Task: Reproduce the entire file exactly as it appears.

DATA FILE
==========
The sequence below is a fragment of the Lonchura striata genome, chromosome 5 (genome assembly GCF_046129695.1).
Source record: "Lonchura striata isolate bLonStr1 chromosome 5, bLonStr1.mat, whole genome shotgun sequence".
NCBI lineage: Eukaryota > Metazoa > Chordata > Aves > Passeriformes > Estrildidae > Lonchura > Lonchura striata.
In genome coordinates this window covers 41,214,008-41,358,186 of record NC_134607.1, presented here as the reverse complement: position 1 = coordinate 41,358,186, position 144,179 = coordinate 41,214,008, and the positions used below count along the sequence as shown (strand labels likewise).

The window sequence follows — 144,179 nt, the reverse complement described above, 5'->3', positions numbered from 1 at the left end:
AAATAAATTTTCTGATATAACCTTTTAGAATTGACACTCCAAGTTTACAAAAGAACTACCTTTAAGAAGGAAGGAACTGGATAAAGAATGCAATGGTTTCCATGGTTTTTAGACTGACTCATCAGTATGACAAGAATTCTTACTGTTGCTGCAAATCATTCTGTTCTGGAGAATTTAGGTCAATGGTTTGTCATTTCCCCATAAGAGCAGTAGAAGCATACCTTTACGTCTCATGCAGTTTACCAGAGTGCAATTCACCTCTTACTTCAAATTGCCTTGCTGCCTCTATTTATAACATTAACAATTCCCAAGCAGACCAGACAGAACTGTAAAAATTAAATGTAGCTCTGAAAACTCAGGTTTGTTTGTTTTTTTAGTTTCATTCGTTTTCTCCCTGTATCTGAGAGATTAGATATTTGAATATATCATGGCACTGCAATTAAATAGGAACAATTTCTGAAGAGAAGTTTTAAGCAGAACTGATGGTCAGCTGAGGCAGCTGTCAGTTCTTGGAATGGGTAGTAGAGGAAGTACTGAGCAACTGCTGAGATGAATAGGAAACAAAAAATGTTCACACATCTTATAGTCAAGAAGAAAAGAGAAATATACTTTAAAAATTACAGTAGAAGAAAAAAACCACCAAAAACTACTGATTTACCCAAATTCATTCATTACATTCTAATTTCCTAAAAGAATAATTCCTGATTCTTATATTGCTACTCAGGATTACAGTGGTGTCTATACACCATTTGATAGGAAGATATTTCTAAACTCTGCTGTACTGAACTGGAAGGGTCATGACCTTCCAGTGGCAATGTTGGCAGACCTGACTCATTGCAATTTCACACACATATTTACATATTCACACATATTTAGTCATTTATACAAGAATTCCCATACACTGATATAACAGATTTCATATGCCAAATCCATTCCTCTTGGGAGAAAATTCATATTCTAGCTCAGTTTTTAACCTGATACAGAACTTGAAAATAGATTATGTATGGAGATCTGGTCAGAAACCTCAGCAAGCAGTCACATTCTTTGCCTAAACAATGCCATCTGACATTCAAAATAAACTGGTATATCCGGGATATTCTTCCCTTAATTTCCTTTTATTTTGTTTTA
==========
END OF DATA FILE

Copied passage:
The sequence below is a fragment of the Lonchura striata genome, chromosome 5 (genome assembly GCF_046129695.1).
Source record: "Lonchura striata isolate bLonStr1 chromosome 5, bLonStr1.mat, whole genome shotgun sequence".
NCBI lineage: Eukaryota > Metazoa > Chordata > Aves > Passeriformes > Estrildidae > Lonchura > Lonchura striata.
In genome coordinates this window covers 41,214,008-41,358,186 of record NC_134607.1, presented here as the reverse complement: position 1 = coordinate 41,358,186, position 144,179 = coordinate 41,214,008, and the positions used below count along the sequence as shown (strand labels likewise).

The window sequence follows — 144,179 nt, the reverse complement described above, 5'->3', positions numbered from 1 at the left end:
AAATAAATTTTCTGATATAACCTTTTAGAATTGACACTCCAAGTTTACAAAAGAACTACCTTTAAGAAGGAAGGAACTGGATAAAGAATGCAATGGTTTCCATGGTTTTTAGACTGACTCATCAGTATGACAAGAATTCTTACTGTTGCTGCAAATCATTCTGTTCTGGAGAATTTAGGTCAATGGTTTGTCATTTCCCCATAAGAGCAGTAGAAGCATACCTTTACGTCTCATGCAGTTTACCAGAGTGCAATTCACCTCTTACTTCAAATTGCCTTGCTGCCTCTATTTATAACATTAACAATTCCCAAGCAGACCAGACAGAACTGTAAAAATTAAATGTAGCTCTGAAAACTCAGGTTTGTTTGTTTTTTTAGTTTCATTCGTTTTCTCCCTGTATCTGAGAGATTAGATATTTGAATATATCATGGCACTGCAATTAAATAGGAACAATTTCTGAAGAGAAGTTTTAAGCAGAACTGATGGTCAGCTGAGGCAGCTGTCAGTTCTTGGAATGGGTAGTAGAGGAAGTACTGAGCAACTGCTGAGATGAATAGGAAACAAAAAATGTTCACACATCTTATAGTCAAGAAGAAAAGAGAAATATACTTTAAAAATTACAGTAGAAGAAAAAAACCACCAAAAACTACTGATTTACCCAAATTCATTCATTACATTCTAATTTCCTAAAAGAATAATTCCTGATTCTTATATTGCTACTCAGGATTACAGTGGTGTCTATACACCATTTGATAGGAAGATATTTCTAAACTCTGCTGTACTGAACTGGAAGGGTCATGACCTTCCAGTGGCAATGTTGGCAGACCTGACTCATTGCAATTTCACACACATATTTACATATTCACACATATTTAGTCATTTATACAAGAATTCCCATACACTGATATAACAGATTTCATATGCCAAATCCATTCCTCTTGGGAGAAAATTCATATTCTAGCTCAGTTTTTAACCTGATACAGAACTTGAAAATAGATTATGTATGGAGATCTGGTCAGAAACCTCAGCAAGCAGTCACATTCTTTGCCTAAACAATGCCATCTGACATTCAAAATAAACTGGTATATCCGGGATATTCTTCCCTTAATTTCCTTTTATTTTGTTTTA